China's "new normal" of slower economic growth is prompting changes in the way the country does things, and innovation has been named as the way ahead by officials and experts from the country's top legislature and national advisory body.
During this year's two sessions of China's National People's Congress and Chinese People's Political Consultative Conference, President Xi Jinping called for innovation-driven development.
Minister of Environmental Protection Chen Jining pledged innovation to help cut pollution and Premier Li Keqiang said the country's capacity for innovation is insufficient.
N. Bruce Pickering, vice-president of the Asia Society, a nonprofit organisation dedicated to educating the world about Asia, agreed that innovation is critical to China's economic growth and China needs to embrace it with an open mind.
"If China is going to get out of the middle income trap, if it really starts to move out of a manufacturing economy, innovation and technology are going to be important for moving forward," said Pickering.
He has worked extensively on Asia-related projects, including Innovation 2013: From Silicon Valley to China, a forum that brought leading Chinese and US entrepreneurs and policymakers together to discuss the future of innovation in China.
He said China's demographics do not favour an industrial economy in the long run, but a high-tech one. "An aging population is going to require a lot of care and a lot fewer workers are coming into the workforce," he explained.
In terms of promoting innovation, Pickering said, one challenge that China faces is its mindset.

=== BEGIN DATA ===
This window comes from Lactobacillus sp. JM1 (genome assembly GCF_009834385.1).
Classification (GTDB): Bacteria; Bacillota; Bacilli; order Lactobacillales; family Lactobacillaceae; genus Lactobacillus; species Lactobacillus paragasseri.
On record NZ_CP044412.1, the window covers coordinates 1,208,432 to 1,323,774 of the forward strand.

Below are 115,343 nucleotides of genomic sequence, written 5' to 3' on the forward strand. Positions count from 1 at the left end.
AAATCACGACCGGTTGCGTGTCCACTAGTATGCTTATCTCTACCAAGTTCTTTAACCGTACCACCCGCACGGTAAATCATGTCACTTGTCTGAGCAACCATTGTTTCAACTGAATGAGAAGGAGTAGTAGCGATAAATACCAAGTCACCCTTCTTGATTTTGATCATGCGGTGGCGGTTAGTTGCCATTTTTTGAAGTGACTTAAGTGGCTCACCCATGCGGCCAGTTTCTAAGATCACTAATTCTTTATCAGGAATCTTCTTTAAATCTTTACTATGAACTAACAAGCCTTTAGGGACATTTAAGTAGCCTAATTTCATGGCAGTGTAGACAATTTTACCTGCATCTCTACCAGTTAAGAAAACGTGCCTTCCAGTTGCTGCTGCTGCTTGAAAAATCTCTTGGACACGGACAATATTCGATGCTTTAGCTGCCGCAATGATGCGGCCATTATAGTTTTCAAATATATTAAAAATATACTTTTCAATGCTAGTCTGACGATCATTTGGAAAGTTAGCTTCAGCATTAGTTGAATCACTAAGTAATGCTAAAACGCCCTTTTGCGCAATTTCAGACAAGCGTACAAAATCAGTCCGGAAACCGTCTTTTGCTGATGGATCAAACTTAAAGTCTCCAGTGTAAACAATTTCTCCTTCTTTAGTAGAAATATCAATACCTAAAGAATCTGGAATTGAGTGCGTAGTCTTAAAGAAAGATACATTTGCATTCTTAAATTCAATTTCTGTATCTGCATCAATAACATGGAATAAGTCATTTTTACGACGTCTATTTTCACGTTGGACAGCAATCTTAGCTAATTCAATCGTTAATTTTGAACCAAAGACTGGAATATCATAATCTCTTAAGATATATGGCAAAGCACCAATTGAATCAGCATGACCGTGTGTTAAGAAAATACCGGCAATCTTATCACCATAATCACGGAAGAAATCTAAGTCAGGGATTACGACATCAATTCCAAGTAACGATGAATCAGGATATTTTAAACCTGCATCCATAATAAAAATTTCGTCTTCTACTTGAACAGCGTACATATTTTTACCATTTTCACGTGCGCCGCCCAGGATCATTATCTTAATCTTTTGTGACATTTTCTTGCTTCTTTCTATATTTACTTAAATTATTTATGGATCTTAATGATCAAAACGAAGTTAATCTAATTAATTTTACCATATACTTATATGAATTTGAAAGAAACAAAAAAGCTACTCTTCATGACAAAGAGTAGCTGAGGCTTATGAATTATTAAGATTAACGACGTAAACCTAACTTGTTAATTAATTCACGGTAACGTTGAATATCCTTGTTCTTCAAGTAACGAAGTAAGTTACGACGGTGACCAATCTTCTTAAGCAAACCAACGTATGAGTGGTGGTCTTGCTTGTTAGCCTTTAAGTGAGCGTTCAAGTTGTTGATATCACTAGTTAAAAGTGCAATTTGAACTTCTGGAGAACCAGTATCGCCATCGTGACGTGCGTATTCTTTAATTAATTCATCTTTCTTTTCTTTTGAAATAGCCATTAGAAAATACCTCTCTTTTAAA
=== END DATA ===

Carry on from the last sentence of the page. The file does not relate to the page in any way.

"Can you really have an innovative economy in a country that does not have good rock music?" he said. "Rock bands are all about being apart from society, they are all about telling the rest of the world to take a hike.
"The mindset is the same. It's got to be apart from society, and you've got to have the willingness to try new things and be able to fail," Pickering argued.
"Take Silicon Valley as an example. I would say the single biggest advantage that Silicon Valley has is that people fail all the time. You can go out, try something, blow it, lose money and then come right back and somebody will hire you again," he said.
Pickering said he believed that what's really critical to China's economic growth is the ability to get over a sense of failure.
"Sometimes you fail but you learn a lot from mistakes. So it's important there's no social stigma to mistakes and failure," said Pickering, taking the example of Google Glass. "It failed, but it will come back. Somebody will come up with something better."